By Susan Froyd
By Byron Graham
By Robin Edwards
By Bree Davies
By Josiah M. Hesse
By Bree Davies
By Susan Froyd
By Kate Gibbons
Bubs. This is a play accompanied by songs, a concert yoked to a narrative, with the elements held together by the talent and energy of actor-singer Erik Sandvold. Writers Cy Frost and Doug Olson came up with the idea of showcasing a slew of different performers, all played by one actor, each performing in a different style — from blues to bluegrass — so that one minute you're listening to a suave Dean Martin-style crooner, the next to a Memphis rocker fresh out of prison. The songs are good, and as he leaps from persona to persona with almost insane gusto and empathy, Sandvold makes every character a specific individual. But then there's the damn plot of Bubs, which concerns a father who wants to be a good father but drinks too much, and a son, Will, who leaves for Los Angeles, eventually returning for the requisite deathbed vigil. This is a story we've heard a hundred times before, and all the themes — love, success, failure, death — are painted with a broad brush. There's no irony, no subtlety, no surprise. Still, the depth of talent on the stage is astonishing, and like Sandvold, the musicians in the band are tremendous. Trimmed of the maudlin plot line, Bubs might be a fine evening. Presented through September 20, Avenue Theater, 417 East 17th Avenue, 303-321-5925, www.bubsthemusical.com. Reviewed September 11.
Curse of the Starving Class. The moment you walk into the theater, you know you're in Sam Shepard country — a place suffused with memories of the mythic Old West, but where the breadth and purity of that myth serve only to underline the disappointing realities of contemporary life. You see a gorgeous blue sky arching over the furnishings of a dingy family home: a table with chairs, a kitchen counter, an ancient refrigerator that will get slammed open and closed many times during the course of the evening, its perpetual emptiness symbolizing the spiritual vacuum at the heart of this family's life. And what a family it is. There's drunken, violent Weston; his two children, manchild Wesley and adolescent daughter Emma; and their wife and mother, Ella, who appears not to care a whit about any of them. As always with Shepard, there's a continuing, almost metaphysical subtext expressed in strong images that are not only verbal, but made concrete and visual: the refrigerator, the figure of a man — Weston — asleep on a table piled with dirty clothes while his son silently watches; a live lamb in a pen; Wesley pissing on a chart his sister has constructed for her class that shows how to cut up a frying chicken. Director Chip Walton and his cast have made the characters even more cloddish than they appear in the script, and sometimes the interpretation edges into caricature. The script is not Shepard at his best, but even lesser Shepard offers dark, ironic humor and startling dramatic moments. Presented by Curious Theatre Company through October 18, 1080 Acoma Street, 303-623-0524, www.curioustheatre.org. Reviewed September 11.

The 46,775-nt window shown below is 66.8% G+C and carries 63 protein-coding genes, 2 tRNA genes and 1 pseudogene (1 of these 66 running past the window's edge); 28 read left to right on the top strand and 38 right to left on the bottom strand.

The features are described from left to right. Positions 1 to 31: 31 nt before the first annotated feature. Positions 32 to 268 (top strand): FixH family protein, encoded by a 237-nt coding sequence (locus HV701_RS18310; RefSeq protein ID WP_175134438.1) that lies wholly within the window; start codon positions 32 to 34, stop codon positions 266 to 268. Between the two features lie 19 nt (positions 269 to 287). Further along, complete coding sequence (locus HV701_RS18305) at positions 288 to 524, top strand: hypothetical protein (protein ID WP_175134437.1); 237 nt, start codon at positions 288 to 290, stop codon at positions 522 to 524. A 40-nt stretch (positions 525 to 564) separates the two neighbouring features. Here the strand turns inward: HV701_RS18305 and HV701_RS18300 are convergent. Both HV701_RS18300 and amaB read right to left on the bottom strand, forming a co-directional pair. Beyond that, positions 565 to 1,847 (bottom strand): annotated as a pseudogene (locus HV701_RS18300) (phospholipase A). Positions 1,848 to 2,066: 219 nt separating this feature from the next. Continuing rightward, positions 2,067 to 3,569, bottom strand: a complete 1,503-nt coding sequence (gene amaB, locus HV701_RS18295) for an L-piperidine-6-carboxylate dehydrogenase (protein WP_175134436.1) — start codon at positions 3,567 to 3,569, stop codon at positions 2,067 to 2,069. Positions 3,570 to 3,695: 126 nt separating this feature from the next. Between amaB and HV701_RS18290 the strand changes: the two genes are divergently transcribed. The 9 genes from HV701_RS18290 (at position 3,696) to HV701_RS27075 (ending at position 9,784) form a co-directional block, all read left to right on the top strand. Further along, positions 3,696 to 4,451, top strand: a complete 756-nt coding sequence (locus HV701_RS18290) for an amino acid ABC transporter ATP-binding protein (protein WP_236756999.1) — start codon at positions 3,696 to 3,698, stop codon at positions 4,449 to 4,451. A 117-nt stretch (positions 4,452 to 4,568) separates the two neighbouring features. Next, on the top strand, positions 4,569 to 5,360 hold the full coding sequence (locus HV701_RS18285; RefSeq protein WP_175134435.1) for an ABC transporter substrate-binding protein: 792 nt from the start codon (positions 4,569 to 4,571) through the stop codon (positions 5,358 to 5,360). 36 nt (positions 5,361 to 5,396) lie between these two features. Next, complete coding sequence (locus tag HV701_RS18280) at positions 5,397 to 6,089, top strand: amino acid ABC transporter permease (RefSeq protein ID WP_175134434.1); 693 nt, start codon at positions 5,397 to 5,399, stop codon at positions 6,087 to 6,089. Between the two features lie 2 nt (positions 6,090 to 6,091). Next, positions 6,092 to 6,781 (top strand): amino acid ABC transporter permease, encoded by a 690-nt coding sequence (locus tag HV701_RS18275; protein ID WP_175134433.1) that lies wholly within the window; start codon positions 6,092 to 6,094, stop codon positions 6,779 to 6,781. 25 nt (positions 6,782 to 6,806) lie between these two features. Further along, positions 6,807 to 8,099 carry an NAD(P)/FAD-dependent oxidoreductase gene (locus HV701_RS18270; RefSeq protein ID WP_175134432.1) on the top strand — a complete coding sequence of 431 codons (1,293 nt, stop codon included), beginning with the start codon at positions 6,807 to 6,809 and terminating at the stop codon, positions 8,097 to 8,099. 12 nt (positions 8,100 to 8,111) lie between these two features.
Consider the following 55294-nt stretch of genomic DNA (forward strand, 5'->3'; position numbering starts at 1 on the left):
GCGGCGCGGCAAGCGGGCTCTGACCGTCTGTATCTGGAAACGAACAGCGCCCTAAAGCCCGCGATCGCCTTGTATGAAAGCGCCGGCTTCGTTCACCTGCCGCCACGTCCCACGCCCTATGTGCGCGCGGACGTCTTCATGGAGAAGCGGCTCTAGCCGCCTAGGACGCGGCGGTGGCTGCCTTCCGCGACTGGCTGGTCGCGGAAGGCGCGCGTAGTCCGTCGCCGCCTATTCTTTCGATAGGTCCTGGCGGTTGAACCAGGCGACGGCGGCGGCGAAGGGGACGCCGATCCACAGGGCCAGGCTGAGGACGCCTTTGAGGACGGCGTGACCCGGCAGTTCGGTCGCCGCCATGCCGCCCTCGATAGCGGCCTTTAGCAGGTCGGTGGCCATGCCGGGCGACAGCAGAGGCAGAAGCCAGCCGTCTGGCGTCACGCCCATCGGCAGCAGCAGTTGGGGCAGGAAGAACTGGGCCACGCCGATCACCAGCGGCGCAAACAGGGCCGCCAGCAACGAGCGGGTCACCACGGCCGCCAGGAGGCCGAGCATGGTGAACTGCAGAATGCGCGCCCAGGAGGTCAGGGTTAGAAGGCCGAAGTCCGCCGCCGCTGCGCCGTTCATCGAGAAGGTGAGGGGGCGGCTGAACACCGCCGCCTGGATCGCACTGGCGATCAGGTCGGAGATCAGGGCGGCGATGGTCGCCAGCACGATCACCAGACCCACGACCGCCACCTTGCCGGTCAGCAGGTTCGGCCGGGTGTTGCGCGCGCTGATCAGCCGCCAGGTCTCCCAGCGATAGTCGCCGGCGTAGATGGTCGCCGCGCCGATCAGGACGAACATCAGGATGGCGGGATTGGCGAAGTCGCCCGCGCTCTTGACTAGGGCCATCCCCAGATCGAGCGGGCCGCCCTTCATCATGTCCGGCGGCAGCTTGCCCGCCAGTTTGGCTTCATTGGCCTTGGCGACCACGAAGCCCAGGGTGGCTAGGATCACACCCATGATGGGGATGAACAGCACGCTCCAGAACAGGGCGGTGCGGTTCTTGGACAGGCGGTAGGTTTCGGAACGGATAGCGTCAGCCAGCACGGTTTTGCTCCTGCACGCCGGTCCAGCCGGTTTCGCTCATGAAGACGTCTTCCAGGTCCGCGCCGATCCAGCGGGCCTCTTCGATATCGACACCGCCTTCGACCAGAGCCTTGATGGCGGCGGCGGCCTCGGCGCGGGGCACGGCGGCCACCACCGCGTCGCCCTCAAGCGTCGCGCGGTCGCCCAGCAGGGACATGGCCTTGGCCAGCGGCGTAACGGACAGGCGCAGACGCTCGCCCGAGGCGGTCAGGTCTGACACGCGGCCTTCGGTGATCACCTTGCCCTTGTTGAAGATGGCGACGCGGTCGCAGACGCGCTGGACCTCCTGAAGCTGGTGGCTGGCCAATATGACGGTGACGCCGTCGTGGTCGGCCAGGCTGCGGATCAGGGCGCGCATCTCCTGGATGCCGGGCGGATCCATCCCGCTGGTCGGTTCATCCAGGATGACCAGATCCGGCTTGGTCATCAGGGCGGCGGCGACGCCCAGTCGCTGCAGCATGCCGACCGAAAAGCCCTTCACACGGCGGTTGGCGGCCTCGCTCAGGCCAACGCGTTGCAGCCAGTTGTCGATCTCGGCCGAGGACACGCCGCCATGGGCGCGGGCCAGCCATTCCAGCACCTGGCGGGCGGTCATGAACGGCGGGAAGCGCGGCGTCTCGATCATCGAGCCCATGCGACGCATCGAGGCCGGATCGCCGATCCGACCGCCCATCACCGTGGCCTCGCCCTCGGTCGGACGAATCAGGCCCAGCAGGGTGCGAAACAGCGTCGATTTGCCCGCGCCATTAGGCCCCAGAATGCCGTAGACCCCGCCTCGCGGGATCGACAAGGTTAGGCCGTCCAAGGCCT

Twelve Angry Men. The characters are straight-up '50s stereotypes: the wishy-washy adman; the mindless sports fanatic; the pathetic old guy whose life is lonely and filled with regret; the onetime slum kid; the paranoid racist; the Eastern European immigrant — Jewish, no doubt — who, bearing the heavy weight of his own history on his shoulders, shows a deeper respect for this country's principles and ideals than most Americans do; and, of course, the loudmouth with the hair-trigger temper whose rage is just a cover for the grief and loss roiling in his chest, a man we know will end up repentant and in tears. But even though it's dated, the play is intelligent and well-crafted, with a plot that clicks along nicely. And you can't really fault Reginald Rose, who wrote the original TV script, or Sherman Sergel, who adapted it, for being prisoners of their times; every one of us is. Twelve Angry Men makes some points that are as valid today as they ever were. In a hot room around a long table, a group of jurors meets to decide the fate of a sixteen-year-old on trial for the murder of his father. We're never told the kid's race, but he seems to be black. Eleven of the jurors believe in his guilt; only Juror 8 feels doubt, and he insists on examining the evidence piece by painstaking piece. The men argue, yell and sometimes threaten each other, and the play becomes an examination of character. This is a clean, skillful production by Spotlight Theatre Company, now at home in the John Hand Theater; the cast members work well both individually and as an ensemble. The result is a crime procedural as entertaining as an episode of Law & Order, only smarter, more tightly constructed and better intentioned. Presented by Spotlight Theatre Company through September 27, John Hand Theater, 7653 East First Place, Lowry, 720-880-8727, www.thisspotlight.org. Reviewed September 4.
Find everything you're looking for in your city
Find the best happy hour deals in your city
Get today's exclusive deals at savings of anywhere from 50-90%
Check out the hottest list of places and things to do around your city